“What started as my own angry outburst at a personal affront on the street evolved into a set of responses to injustice that suggest that girls are not as powerless as they’re taught they are and that individuals and society have the ability to change.” – Jewelle Gomez
This past week, the author of The Gilda Stories, a novel portraying a black, lesbian, vampire protagonist, came to Bates to share her novel and her knowledge of the feminism and creative writing. The English department, the Women & Gender Studies department, the Learning Associates Program, and the Division of the Humanities sponsored the author, Jewelle Gomez.
Gomez is a lesbian feminist activist who began her activist career in the 1960s in Boston. She is an author, playwright, poet, and critic; she has published a number of short stories and poetry that appeared in Dark Matter: A Century of African American Speculative Fiction, was on the founding board of GLAAD (Gay and Lesbian Alliance Against Defamation), and most recently, coauthored a play on James Baldwin titled, “Waiting for Giovanni” that premiered in 2011. Gomez currently resides in California where she promotes LGBT rights, and fights for marriage equality.
Gomez is without a doubt, a cultured and intellectual woman. Having read her book, I found myself understanding her political stances and her dreams for a future in which sexism and anti-gay sentiments do not exist.
The birth of The Gilda Stories began after two men harassed Gomez as she was standing in a phone booth in New York City.
“They didn’t see that their idea of fun was humiliating and dehumanizing to women in general and to me in particular. And they certainly had no idea that centuries of such casual objectification had a debilitating affect on human relations,” Gomez stated.
Gomez explained how The Gilda Stories developed: “What started as my own angry outburst at a personal affront on the street evolved into a set of responses to injustice that suggest that girls are not as powerless as they’re taught they are and that individuals and society have the ability to change.”
Before reading, and having not heard of the reasons for which Gomez wrote The Gilda Stories, I found myself questioning the idea of reading a vampire book. I did not like Twilight, I don’t care for True Blood, and Buffy the Vampire Slayer was the last show I wanted to see as a child.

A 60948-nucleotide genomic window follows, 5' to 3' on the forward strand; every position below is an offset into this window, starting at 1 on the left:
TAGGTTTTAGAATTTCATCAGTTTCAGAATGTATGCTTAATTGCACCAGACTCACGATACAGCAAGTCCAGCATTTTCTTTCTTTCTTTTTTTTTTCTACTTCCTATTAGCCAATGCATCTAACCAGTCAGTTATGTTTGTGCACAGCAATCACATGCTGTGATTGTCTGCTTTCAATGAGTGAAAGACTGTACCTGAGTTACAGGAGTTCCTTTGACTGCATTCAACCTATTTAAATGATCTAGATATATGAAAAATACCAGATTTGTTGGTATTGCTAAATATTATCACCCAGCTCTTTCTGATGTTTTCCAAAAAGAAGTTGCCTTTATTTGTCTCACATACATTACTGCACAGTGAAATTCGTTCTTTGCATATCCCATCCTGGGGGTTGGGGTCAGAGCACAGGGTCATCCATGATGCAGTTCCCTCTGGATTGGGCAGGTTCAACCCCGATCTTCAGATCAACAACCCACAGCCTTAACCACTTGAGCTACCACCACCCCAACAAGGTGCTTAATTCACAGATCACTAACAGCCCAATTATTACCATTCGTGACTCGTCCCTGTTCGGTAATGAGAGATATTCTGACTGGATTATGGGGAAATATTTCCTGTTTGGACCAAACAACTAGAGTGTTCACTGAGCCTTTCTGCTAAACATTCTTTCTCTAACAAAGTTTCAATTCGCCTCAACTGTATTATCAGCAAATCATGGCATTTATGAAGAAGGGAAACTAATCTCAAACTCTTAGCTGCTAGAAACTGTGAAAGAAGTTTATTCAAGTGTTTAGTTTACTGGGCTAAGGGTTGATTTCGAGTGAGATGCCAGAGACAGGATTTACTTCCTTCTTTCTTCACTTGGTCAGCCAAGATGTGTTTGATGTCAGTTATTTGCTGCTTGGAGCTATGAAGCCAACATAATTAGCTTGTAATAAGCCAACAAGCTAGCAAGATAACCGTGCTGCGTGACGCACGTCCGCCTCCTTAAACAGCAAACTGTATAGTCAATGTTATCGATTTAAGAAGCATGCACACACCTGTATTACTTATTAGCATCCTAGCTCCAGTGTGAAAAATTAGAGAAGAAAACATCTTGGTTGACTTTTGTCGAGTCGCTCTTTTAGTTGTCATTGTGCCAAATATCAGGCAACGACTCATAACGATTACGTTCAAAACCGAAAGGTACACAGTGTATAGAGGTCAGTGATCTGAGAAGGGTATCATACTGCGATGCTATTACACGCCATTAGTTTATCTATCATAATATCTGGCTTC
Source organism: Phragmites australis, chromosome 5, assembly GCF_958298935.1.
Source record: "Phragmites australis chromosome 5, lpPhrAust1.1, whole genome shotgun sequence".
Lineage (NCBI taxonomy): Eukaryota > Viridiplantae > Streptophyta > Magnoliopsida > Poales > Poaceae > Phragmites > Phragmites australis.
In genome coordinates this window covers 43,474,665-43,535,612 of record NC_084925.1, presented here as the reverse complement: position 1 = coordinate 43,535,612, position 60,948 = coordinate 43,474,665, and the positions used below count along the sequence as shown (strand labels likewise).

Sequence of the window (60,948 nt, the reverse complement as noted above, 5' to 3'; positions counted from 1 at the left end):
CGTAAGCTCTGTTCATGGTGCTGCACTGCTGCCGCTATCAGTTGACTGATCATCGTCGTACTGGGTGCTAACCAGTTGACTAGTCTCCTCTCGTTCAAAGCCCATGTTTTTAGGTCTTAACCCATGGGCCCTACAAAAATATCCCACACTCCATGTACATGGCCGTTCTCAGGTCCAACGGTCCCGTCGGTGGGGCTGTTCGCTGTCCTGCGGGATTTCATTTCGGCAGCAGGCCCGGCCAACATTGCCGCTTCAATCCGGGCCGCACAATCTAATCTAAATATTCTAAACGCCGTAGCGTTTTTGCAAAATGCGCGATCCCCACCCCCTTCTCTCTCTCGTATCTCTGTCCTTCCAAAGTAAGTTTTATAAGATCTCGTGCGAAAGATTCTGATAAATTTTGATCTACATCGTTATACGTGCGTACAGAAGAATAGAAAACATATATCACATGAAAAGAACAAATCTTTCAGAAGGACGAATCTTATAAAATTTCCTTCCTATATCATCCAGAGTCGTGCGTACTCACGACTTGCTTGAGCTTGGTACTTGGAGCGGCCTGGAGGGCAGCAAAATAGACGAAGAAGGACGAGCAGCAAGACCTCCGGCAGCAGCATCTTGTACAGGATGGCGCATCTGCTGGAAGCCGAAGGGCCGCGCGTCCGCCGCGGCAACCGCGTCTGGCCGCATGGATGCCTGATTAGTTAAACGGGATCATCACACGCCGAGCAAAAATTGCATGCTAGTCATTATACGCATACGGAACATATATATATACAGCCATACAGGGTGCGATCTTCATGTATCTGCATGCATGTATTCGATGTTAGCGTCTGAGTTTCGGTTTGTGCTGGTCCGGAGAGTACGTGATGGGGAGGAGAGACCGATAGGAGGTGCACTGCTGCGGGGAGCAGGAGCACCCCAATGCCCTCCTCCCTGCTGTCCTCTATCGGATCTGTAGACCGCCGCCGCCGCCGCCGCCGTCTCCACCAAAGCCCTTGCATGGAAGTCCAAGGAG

Gomez came to a number of classes here at Bates, in which the question, “Why vampires?” was asked of her often. Gomez claimed to write vampire fiction for two reasons: the first, because Gomez adores vampire fiction; the second, because genre writing is a great way to introduce controversial topics to her readers (often vampire enthusiasts) in a way that is not controversial or didactic. Gomez added, “Everything I write is political, it’s my job to make it interesting.”
Still skeptical? Let me add that Gomez avoided the typical vampire story. The Gilda Stories begin in 1850 Louisiana with Gilda, a slave child who runs away from a plantation. Nearly caught and brought back to slavery, Gilda is saved by two women who run a brothel, who just happen to be vampires. This brothel is not the typical whore-house, but instead is a woman’s haven, the only place, historically, where women could define themselves independent both economically and socially. Curious yet?
The reader reads about Gilda as she travels through time. In 1850 Gilda is in Louisiana; in 1890, Yerba Buena; in 1921, Rosebud, Missouri; in 1955, the South End, Boston; in 1971 and 1981, New York City; in 2020, Hampton Falls, New Hampshire; and in finally, in 2050, she travels from the Midwest to Peru. Throughout these decades, she experiences societies in which racism and sexism are rampant, as well as societies in which race and sex are inconsequential factors of life.
The concept of a black lesbian former slave vampire, who traveled through time, was for me, first, bizarre; and second, fascinating. Reading, I fell back into time and saw how a black woman experienced social events in the highly racialized city of New Orleans, and later her experience living in the black neighborhood in South End, Boston in 1955. Sure, she was a vampire, but she also surrounded herself with humans, and Gomez was skillful in bringing history to her historical fiction, vampire story.
I’m not saying I loved the book—it has its flaws and as I have said earlier, I don’t particularly care for vampire fiction. While I am not passionate about Gomez’s writing, I think it is worthwhile to read a chapter (any chapter) of The Gilda Stories for the ideas and questions her story poses on the topics of sexism and racism.
Gomez believes that fiction is one such way for people to understand each other over racial and gender divides. So when Gomez offered her tale of a young black lesbian vampire, it’s a way for people to understand people who have similar lives to Gilda, as well as their history. You may have to ignore the fact she is a vampire and can live for centuries.
Ultimately, I liked the book. I probably would have put the book down after chapter one if I read it simply for pleasure. However, I became fascinated with the ideas behind The Gilda Stories and the acknowledgement that sexism and racism still exist today, even if we would rather not admit it.